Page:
We did not include the two-sample t test or the Welch’s correction as an alternative to the Wilcoxon rank-sum test for three reasons. First, if a gene’s two sets of observations under the two conditions (i.e., two samples) are from non-Gaussian distributions (which is the case for RNA-seq data), the t test is only valid when the two sample sizes are large and the central limit theorem holds (then the gene's two sample means are approximately Gaussian distributed); however, the central limit theorem only holds when the two samples are from distributions with finite second moments, excluding the possibility that samples may come from heavy-tailed distributions with infinite second moments [39]. Second, the t test is not invariant to non-linear monotone transformations on the observations; for example, the two samples may have the same population mean on the original scale (i.e., the null hypothesis is true) but different population means on the log scale (i.e., the null hypothesis is false); there is no consensus on what transformation is optimal for RNA-seq data. In contrast, the Wilcoxon rank-sum test is invariant to monotone transformations. Third, the t test only concerns the mean difference between the two samples’ distributions, but the mean parameter is not informative if a distribution is heavily skewed, and estimating the mean parameter is not robust to the existence of outliers. Unlike the t test, the Wilcoxon rank-sum test has no requirement on the data distributions. It concerns the null hypothesis that a random observation from one distribution has equal chances of being less or greater than a random observation from the other distribution, an informative null hypothesis to test against regardless of the skewness of distributions. Admittedly, the DE genes found by the Wilcoxon rank-sum test may have distributional differences other than the mean difference between the two conditions [40], but we do not regard this as a notable drawback of the Wilcoxon rank-sum test. The reason is that genes may still be of biological interest if they have the same mean but different spread under the two conditions.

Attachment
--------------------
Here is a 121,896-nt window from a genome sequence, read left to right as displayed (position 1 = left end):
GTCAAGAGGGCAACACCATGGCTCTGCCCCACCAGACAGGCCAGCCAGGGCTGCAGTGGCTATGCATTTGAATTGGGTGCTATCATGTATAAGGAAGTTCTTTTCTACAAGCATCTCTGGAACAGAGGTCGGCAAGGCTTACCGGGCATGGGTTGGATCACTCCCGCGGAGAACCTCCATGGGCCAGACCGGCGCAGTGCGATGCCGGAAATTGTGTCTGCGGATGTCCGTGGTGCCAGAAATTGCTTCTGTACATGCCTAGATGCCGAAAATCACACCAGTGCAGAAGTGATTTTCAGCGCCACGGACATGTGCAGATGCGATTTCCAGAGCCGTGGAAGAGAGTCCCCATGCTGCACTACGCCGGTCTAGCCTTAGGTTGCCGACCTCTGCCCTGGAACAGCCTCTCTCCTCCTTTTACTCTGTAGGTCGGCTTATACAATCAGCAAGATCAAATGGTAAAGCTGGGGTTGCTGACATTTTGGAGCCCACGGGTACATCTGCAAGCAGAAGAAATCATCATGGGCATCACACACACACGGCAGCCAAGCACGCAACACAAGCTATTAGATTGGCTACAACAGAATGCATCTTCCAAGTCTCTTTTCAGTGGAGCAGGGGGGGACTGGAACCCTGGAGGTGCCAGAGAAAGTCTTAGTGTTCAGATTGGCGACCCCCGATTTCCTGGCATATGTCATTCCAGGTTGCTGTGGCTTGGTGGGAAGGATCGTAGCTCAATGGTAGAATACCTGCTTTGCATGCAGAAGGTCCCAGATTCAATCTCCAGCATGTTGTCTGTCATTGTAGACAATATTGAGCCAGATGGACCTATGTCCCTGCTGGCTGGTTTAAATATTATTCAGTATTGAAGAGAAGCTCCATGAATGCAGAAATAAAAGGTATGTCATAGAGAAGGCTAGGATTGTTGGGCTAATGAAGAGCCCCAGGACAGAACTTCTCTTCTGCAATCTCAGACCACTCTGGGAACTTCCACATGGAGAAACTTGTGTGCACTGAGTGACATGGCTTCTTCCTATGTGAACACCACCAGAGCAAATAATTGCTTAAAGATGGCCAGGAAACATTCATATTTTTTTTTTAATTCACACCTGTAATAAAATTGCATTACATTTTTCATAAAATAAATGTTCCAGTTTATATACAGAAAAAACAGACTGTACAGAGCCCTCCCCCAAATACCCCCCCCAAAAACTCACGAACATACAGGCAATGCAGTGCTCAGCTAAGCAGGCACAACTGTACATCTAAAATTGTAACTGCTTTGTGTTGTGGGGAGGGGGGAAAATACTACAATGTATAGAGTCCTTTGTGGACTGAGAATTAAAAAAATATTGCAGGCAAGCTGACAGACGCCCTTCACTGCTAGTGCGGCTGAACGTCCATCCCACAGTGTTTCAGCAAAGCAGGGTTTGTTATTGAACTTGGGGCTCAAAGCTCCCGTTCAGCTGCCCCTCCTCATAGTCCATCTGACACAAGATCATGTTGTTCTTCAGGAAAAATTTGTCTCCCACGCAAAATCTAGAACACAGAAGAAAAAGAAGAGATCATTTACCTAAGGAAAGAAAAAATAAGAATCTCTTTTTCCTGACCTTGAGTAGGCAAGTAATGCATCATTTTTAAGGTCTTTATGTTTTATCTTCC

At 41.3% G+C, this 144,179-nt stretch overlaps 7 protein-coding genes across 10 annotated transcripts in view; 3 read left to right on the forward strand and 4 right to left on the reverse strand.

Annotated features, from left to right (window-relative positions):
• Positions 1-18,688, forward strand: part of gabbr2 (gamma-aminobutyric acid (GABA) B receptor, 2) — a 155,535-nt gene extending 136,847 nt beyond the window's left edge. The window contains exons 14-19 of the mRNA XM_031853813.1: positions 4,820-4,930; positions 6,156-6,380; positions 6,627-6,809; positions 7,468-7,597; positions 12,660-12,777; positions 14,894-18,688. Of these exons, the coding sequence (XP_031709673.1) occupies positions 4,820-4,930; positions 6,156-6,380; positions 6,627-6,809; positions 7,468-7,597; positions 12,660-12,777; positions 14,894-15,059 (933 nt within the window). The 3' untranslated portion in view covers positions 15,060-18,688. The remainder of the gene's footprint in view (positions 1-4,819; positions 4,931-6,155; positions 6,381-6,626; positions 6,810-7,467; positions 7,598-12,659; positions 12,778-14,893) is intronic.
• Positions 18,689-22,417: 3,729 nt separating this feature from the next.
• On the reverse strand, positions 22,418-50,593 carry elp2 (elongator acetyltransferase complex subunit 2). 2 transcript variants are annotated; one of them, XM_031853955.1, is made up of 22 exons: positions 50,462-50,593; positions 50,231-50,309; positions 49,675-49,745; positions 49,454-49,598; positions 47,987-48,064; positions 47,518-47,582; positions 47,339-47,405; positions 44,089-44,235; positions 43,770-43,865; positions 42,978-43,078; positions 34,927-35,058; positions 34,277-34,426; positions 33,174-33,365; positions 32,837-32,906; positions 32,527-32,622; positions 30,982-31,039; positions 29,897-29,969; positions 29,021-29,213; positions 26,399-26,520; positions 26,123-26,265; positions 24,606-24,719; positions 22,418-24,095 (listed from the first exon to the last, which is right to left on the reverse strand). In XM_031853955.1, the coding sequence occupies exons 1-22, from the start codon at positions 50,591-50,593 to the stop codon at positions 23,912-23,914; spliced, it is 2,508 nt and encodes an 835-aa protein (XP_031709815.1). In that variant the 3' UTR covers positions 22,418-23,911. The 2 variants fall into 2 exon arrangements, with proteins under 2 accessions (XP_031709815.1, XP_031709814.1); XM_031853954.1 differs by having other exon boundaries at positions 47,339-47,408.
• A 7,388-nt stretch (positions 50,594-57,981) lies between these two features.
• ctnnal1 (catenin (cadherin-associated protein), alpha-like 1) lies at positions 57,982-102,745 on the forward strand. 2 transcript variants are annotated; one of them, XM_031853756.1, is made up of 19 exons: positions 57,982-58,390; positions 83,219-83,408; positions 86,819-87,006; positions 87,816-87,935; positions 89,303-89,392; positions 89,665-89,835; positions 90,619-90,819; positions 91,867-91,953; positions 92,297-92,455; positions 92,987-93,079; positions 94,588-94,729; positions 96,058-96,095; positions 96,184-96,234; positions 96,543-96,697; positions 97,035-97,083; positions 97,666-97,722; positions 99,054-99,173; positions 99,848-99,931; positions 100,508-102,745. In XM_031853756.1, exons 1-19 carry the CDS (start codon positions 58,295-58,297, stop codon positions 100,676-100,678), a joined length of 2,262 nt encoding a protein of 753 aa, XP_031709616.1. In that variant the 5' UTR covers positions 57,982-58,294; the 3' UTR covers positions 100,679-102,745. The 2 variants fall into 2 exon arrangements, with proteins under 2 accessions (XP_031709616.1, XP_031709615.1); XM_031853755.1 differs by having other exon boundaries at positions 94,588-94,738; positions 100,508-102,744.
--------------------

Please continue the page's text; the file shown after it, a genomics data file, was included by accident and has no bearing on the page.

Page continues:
Finally, we note that, unlike DESeq2, edgeR, limma-voom, and dearseq, the Wilcoxon rank-sum test is a non-regression-based method, making it unable to adjust for confounders. Hence, to use the Wilcoxon rank-sum test for DEG identification, researchers can normalize RNA-seq samples to remove batch effects or use the probabilistic index models to adjust the Wilcoxon rank-sum test for covariates [41, 42].

Conclusions

In conclusion, when the per-condition sample size is less than 8, parametric methods may be used because their power advantage may outweigh their possibly exaggerated false positives. However, if users are concerned about FDR control, our recent method Clipper provides a p-value-free FDR control solution for small-sample-size data [43]; for large-sample-size data, the Wilcoxon rank-sum test is our recommended choice for its solid FDR control and good power.